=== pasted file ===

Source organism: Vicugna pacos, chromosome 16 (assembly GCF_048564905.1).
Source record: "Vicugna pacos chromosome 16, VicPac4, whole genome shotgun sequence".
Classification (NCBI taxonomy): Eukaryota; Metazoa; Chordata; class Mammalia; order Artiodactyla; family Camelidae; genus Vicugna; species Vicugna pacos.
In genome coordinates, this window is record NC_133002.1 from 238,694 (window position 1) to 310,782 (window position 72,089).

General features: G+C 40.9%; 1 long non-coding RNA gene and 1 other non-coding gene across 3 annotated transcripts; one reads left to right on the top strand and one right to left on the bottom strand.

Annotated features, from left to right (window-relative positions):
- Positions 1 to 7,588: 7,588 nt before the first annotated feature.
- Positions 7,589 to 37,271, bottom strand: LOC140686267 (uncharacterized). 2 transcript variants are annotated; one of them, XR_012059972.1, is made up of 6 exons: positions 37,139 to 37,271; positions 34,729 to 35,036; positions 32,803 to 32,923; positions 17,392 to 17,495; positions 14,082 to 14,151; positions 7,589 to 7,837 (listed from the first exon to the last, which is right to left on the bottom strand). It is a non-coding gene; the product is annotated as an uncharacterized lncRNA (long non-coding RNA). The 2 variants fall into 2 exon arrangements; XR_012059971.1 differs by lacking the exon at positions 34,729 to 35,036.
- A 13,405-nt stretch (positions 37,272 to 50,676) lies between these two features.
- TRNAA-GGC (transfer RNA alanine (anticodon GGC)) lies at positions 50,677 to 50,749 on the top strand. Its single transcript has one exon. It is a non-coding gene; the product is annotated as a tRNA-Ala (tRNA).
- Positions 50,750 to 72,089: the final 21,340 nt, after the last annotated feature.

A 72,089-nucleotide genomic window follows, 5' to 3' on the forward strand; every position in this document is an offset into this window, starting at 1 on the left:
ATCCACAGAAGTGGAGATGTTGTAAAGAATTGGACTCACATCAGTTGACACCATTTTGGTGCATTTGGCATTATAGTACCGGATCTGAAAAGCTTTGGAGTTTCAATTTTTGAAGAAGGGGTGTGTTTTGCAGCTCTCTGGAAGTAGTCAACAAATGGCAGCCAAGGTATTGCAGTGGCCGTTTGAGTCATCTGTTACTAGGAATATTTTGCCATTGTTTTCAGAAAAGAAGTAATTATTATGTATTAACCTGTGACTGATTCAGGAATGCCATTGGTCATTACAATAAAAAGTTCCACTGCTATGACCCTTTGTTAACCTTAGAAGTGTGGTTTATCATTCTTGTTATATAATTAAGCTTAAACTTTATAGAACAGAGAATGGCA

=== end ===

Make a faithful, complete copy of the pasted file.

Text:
Source organism: Vicugna pacos, chromosome 16 (assembly GCF_048564905.1).
Source record: "Vicugna pacos chromosome 16, VicPac4, whole genome shotgun sequence".
Classification (NCBI taxonomy): Eukaryota; Metazoa; Chordata; class Mammalia; order Artiodactyla; family Camelidae; genus Vicugna; species Vicugna pacos.
In genome coordinates, this window is record NC_133002.1 from 238,694 (window position 1) to 310,782 (window position 72,089).

General features: G+C 40.9%; 1 long non-coding RNA gene and 1 other non-coding gene across 3 annotated transcripts; one reads left to right on the top strand and one right to left on the bottom strand.

Annotated features, from left to right (window-relative positions):
- Positions 1 to 7,588: 7,588 nt before the first annotated feature.
- Positions 7,589 to 37,271, bottom strand: LOC140686267 (uncharacterized). 2 transcript variants are annotated; one of them, XR_012059972.1, is made up of 6 exons: positions 37,139 to 37,271; positions 34,729 to 35,036; positions 32,803 to 32,923; positions 17,392 to 17,495; positions 14,082 to 14,151; positions 7,589 to 7,837 (listed from the first exon to the last, which is right to left on the bottom strand). It is a non-coding gene; the product is annotated as an uncharacterized lncRNA (long non-coding RNA). The 2 variants fall into 2 exon arrangements; XR_012059971.1 differs by lacking the exon at positions 34,729 to 35,036.
- A 13,405-nt stretch (positions 37,272 to 50,676) lies between these two features.
- TRNAA-GGC (transfer RNA alanine (anticodon GGC)) lies at positions 50,677 to 50,749 on the top strand. Its single transcript has one exon. It is a non-coding gene; the product is annotated as a tRNA-Ala (tRNA).
- Positions 50,750 to 72,089: the final 21,340 nt, after the last annotated feature.

A 72,089-nucleotide genomic window follows, 5' to 3' on the forward strand; every position in this document is an offset into this window, starting at 1 on the left:
ATCCACAGAAGTGGAGATGTTGTAAAGAATTGGACTCACATCAGTTGACACCATTTTGGTGCATTTGGCATTATAGTACCGGATCTGAAAAGCTTTGGAGTTTCAATTTTTGAAGAAGGGGTGTGTTTTGCAGCTCTCTGGAAGTAGTCAACAAATGGCAGCCAAGGTATTGCAGTGGCCGTTTGAGTCATCTGTTACTAGGAATATTTTGCCATTGTTTTCAGAAAAGAAGTAATTATTATGTATTAACCTGTGACTGATTCAGGAATGCCATTGGTCATTACAATAAAAAGTTCCACTGCTATGACCCTTTGTTAACCTTAGAAGTGTGGTTTATCATTCTTGTTATATAATTAAGCTTAAACTTTATAGAACAGAGAATGGCA